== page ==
Originally posted by Mr.Dittohead:
Here is the link again: http://comptroller.defense.gov...st_Overview_Book.pdf
Go to page 6-1. Read. Learn.
I understand that those unfamiliar with DoD budgeting might have trouble interpreting data. Page 6-1 shows troop changes and a re-programming of funds, not a reduction.
See Page 4-2 for the EFV, amphibious armored vehicle I spoke of. A reduction of $12 billion is stated with a halt to that program. With associated items, about $16 billion is the actual amount.
The referenced document is a bit dated.
"Defense Secretary Robert Gates has outlined plans for slashing more than 200 senior civilian executive positions across the department.
Affected positions include 176 civilian senior executive positions — 97 members of the Senior Executive Service, 21 senior-level and scientific professionals, five Defense intelligence senior executives and 53 Defense intelligence senior level positions — and 33 highly qualified experts, according to Gates' memo to department leaders, sent Monday.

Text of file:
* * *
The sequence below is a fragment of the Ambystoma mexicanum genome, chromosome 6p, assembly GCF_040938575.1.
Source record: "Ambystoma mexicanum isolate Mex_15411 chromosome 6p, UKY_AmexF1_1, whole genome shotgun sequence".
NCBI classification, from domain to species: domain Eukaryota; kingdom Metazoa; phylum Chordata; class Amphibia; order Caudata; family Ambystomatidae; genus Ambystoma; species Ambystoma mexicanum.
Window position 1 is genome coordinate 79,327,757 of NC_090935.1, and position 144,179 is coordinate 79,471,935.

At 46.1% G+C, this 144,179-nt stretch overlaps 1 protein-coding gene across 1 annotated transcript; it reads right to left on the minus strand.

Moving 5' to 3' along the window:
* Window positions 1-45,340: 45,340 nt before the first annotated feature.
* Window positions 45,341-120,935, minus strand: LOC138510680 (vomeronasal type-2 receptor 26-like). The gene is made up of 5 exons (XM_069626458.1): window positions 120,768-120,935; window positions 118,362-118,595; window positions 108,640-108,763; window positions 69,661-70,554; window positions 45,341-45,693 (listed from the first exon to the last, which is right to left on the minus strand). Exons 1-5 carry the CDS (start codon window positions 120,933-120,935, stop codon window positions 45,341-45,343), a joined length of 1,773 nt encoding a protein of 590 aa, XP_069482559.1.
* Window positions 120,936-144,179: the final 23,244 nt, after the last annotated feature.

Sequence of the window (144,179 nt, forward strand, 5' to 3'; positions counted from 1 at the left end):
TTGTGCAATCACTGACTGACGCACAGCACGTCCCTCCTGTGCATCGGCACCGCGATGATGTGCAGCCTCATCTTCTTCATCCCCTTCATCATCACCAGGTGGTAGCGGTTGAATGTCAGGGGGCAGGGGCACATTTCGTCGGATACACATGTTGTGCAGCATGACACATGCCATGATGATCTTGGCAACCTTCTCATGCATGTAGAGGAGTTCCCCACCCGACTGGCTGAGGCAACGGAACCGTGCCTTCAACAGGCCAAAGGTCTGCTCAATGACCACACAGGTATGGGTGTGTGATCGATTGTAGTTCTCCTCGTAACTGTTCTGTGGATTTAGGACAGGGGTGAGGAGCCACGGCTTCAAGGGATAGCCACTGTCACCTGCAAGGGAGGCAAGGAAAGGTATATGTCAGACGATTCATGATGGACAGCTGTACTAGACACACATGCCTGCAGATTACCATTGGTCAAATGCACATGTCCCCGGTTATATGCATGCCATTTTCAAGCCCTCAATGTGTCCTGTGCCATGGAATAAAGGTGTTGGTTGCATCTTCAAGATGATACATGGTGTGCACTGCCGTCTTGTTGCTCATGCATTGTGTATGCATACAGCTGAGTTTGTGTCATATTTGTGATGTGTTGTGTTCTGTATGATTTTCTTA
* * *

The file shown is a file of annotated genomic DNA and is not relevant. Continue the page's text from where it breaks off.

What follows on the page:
The Army, Navy and Air Force combined will lose 54 SES positions.
Gates instructed Undersecretary of Defense for Personnel and Readiness Clifford Stanley to eliminate the positions in the next two years, possibly through the use of reductions in force, voluntary early retirements or buyouts.
"Every effort will be made to retain key talent in the Department and minimize impact to personnel and the mission," he said in the memo.
The secretary called for stricter policies on the hiring and accounting of retired senior officers to advise the military. Once called senior mentors, these advisers will now be highly qualified experts (HQEs), which is a special category of temporary employees who possess unique expertise and occupy senior positions. Gates said the department must lower drastically the maximum number of HQEs it allows itself to employ, from 2,500 down to 350 or less.
"I think that's a pretty substantial cut," Carol Bonosaro, president of Senior Executives Association, which represents the government's top managers, said of the civilian cuts. "Maybe I would have expected about 100 at most."